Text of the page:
Health

The Connection Between Neurological Disorders And the Rising Temperatures Brought About By Climate Change

The Conversation

Scientists have looked for connections between the effects of global warming on brain health. They recently made a systematic review that looked into and analyzed the impact of increasing ambient temperatures on those who suffer from neurological disorders. They saw that the rising ambient temperatures were linked to the exacerbated symptoms and increased hospitalization and mortality rates in those with neurological disorders.

The study also looked into the comparison between the occurrence of neurological disorders in migrants with non-migrants. They did this in order to assess the potential impact of climate-related migration on the health of the brain. They found that these effects of migration on neurological disorders were varied. On the other hand, socioeconomic, cultural, and genetic factors may have played a role on the incidence of brain disorders.

 

The Review Made

According to a joint editorial published by over 200 medical journals earlier, the greatest threat when it comes to global public health is climate change. There are other big public health organizations such as the World Health Organization (WHO) who have also expressed the same concerns about the public.

So, what exactly is climate change? This includes surging temperatures, rising sea levels, and an increase in the strength and frequency of extreme weather events. As you can see, flooding, droughts, hurricanes, and wildfires have become more intense and a lot deadlier. Moreover, climate change can affect health in people in a variety of ways. Rising temperatures, food scarcity, air pollution, and an increase in infectious diseases – these are just some of the many concerns that may affect a person’s health.

The health effects that come with climate can be complicated, and these are only partially understood by humans. In order for healthcare professionals to identify the right kind of assistance, they need a more comprehensive understanding of what is happening. Hence, a recent systematic review was recently made. The goal of these researchers was to delineate the impact of global warming on neurological disorders. In order to make this possible, the study made went into analysis of previous research that looked closely into the effects of ambient temperature rises on the occurrence, clinical manifestations, and mortality that has been brought about by major neurological disorders.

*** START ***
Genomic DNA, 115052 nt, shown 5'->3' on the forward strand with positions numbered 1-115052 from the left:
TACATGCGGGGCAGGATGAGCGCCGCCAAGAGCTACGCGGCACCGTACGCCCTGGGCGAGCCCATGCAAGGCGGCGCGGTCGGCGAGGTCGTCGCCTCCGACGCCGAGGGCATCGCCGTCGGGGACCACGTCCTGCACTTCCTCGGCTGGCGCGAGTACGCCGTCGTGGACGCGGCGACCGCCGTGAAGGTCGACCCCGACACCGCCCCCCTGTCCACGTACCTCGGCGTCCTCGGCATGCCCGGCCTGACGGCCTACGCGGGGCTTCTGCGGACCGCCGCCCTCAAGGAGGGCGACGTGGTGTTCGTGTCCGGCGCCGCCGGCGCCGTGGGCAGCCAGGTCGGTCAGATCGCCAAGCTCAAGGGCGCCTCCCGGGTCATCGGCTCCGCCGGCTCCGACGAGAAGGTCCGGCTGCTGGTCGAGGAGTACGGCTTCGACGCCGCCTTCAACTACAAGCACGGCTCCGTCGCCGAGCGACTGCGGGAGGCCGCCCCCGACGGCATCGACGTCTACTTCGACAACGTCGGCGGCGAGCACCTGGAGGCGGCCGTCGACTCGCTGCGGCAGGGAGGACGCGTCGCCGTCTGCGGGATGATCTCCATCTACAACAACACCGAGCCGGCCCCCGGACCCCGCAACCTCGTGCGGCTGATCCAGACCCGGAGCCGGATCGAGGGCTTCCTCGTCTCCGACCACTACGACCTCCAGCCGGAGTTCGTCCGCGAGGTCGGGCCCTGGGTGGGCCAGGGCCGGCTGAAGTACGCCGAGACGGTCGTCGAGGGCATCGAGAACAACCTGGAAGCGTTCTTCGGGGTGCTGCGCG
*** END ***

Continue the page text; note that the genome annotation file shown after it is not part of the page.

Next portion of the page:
Because of climate change, some parts of the world have become uninhabitable. These have been affected by drought, rising temperatures, and other extreme weather events. If this happens at a wider scale, there will be a mass displacement of populations, which leads to the rising numbers of environmental refugees.

The study made also analyzed research by making an assessment at the occurrence of neurological disorders that happen in migrant populations. They did so in order to understand the potential impact on the brain health of climate-related refugees. The results showed how a rise in ambient temperature that was brought about by global warming may worsen symptoms of neurological disorders. In turn, these result in higher hospitalization and mortality rates. The effects of migration on how neurological disorders occur were more variable. The researchers also had to consider social, cultural, and economic factors, as these were also what influenced the occurrence.

The authors of the study also acknowledged the fact that the results were preliminary, and that the analysis did not specifically target to evaluate the impact of climate change on neurological disorders and clinical practice.

The study’s lead author, Daniel Kondziella, a professor at the University of Copenhagen in Denmark, spoke to Medical News Today and said,  “[This study shows that] there are very good reasons to expect a tremendous negative impact on global brain health within the near future owing to climate change. […] At the same time, there appears to be a fundamental lack of awareness of this problem within the neurological community, as evidenced by the complete absence of appropriately designed research to investigate this problem.” The details of the study appear in the journal PeerJ.

High Ambient Temperature

In order to fully comprehend the effects of global warming on brain disorders, the researchers behind the present study read previous research that talked about how the impact of ambient temperature increases the manifestation of symptoms of major neurological disorders. They analyzed analyzed the written work by linking the association between ambient temperature and hospitalization and mortality rates because of these said neurological disorders.